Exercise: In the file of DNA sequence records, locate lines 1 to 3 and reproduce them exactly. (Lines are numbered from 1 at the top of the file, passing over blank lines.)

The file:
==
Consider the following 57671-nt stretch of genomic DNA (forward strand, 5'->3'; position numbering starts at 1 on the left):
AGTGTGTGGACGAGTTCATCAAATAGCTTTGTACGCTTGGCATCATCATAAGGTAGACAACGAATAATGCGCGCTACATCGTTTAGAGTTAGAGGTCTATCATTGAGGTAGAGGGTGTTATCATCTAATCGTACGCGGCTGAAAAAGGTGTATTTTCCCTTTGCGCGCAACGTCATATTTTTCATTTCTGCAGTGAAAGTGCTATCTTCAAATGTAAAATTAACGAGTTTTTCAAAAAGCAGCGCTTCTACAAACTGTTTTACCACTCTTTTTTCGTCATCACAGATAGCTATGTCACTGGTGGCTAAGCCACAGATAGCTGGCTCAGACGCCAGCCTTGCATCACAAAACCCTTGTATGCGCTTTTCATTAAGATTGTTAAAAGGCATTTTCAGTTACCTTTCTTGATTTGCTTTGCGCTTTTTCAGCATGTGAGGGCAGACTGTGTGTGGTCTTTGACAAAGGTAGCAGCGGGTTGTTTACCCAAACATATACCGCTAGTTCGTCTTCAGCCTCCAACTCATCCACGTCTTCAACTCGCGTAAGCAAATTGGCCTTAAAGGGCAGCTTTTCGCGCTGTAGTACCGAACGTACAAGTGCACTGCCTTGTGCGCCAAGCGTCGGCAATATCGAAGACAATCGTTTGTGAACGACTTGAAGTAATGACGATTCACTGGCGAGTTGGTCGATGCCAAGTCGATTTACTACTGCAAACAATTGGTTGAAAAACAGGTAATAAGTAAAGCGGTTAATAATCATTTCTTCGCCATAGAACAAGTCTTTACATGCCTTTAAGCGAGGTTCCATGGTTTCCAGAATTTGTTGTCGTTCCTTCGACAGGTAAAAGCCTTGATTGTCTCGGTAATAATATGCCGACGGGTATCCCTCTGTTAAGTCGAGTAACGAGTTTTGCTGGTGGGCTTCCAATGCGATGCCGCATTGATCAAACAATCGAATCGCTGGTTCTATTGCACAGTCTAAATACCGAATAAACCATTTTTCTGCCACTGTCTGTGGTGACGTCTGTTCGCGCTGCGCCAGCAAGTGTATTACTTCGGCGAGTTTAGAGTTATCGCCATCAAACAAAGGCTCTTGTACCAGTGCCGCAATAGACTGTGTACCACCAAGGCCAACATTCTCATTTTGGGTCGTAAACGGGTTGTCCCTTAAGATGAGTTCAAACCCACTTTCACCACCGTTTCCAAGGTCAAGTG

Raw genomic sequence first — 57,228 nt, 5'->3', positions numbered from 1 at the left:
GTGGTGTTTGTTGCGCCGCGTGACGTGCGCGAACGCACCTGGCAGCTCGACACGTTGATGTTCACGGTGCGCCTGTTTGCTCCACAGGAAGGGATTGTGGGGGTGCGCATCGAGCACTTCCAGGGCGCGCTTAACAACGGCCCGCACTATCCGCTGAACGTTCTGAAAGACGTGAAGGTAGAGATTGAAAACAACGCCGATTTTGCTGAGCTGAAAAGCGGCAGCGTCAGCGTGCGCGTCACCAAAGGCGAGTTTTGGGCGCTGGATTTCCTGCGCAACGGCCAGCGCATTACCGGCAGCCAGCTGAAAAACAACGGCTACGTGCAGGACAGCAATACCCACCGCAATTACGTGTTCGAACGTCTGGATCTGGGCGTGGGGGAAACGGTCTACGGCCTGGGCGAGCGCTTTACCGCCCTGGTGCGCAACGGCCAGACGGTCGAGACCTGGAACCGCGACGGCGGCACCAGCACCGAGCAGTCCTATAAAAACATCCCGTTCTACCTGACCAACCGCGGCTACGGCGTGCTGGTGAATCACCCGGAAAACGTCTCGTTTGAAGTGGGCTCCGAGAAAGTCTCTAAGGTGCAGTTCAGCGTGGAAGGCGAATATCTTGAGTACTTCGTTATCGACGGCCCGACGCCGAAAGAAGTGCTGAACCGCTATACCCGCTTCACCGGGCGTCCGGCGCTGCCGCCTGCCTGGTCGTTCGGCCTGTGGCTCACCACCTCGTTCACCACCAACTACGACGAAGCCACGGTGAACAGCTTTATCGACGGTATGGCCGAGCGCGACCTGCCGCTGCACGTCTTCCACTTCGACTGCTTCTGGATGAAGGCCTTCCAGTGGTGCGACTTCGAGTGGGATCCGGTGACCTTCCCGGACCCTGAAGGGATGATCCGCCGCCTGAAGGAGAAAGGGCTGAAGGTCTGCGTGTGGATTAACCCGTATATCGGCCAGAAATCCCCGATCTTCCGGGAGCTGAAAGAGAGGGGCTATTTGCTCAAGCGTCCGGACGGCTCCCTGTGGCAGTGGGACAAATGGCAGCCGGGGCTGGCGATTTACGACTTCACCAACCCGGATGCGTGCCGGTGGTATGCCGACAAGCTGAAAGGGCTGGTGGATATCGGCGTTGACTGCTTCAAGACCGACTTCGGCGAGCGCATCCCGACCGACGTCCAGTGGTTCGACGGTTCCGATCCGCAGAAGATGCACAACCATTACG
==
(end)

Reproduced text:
Consider the following 57671-nt stretch of genomic DNA (forward strand, 5'->3'; position numbering starts at 1 on the left):
AGTGTGTGGACGAGTTCATCAAATAGCTTTGTACGCTTGGCATCATCATAAGGTAGACAACGAATAATGCGCGCTACATCGTTTAGAGTTAGAGGTCTATCATTGAGGTAGAGGGTGTTATCATCTAATCGTACGCGGCTGAAAAAGGTGTATTTTCCCTTTGCGCGCAACGTCATATTTTTCATTTCTGCAGTGAAAGTGCTATCTTCAAATGTAAAATTAACGAGTTTTTCAAAAAGCAGCGCTTCTACAAACTGTTTTACCACTCTTTTTTCGTCATCACAGATAGCTATGTCACTGGTGGCTAAGCCACAGATAGCTGGCTCAGACGCCAGCCTTGCATCACAAAACCCTTGTATGCGCTTTTCATTAAGATTGTTAAAAGGCATTTTCAGTTACCTTTCTTGATTTGCTTTGCGCTTTTTCAGCATGTGAGGGCAGACTGTGTGTGGTCTTTGACAAAGGTAGCAGCGGGTTGTTTACCCAAACATATACCGCTAGTTCGTCTTCAGCCTCCAACTCATCCACGTCTTCAACTCGCGTAAGCAAATTGGCCTTAAAGGGCAGCTTTTCGCGCTGTAGTACCGAACGTACAAGTGCACTGCCTTGTGCGCCAAGCGTCGGCAATATCGAAGACAATCGTTTGTGAACGACTTGAAGTAATGACGATTCACTGGCGAGTTGGTCGATGCCAAGTCGATTTACTACTGCAAACAATTGGTTGAAAAACAGGTAATAAGTAAAGCGGTTAATAATCATTTCTTCGCCATAGAACAAGTCTTTACATGCCTTTAAGCGAGGTTCCATGGTTTCCAGAATTTGTTGTCGTTCCTTCGACAGGTAAAAGCCTTGATTGTCTCGGTAATAATATGCCGACGGGTATCCCTCTGTTAAGTCGAGTAACGAGTTTTGCTGGTGGGCTTCCAATGCGATGCCGCATTGATCAAACAATCGAATCGCTGGTTCTATTGCACAGTCTAAATACCGAATAAACCATTTTTCTGCCACTGTCTGTGGTGACGTCTGTTCGCGCTGCGCCAGCAAGTGTATTACTTCGGCGAGTTTAGAGTTATCGCCATCAAACAAAGGCTCTTGTACCAGTGCCGCAATAGACTGTGTACCACCAAGGCCAACATTCTCATTTTGGGTCGTAAACGGGTTGTCCCTTAAGATGAGTTCAAACCCACTTTCACCACCGTTTCCAAGGTCAAGTG

Raw genomic sequence first — 57,228 nt, 5'->3', positions numbered from 1 at the left: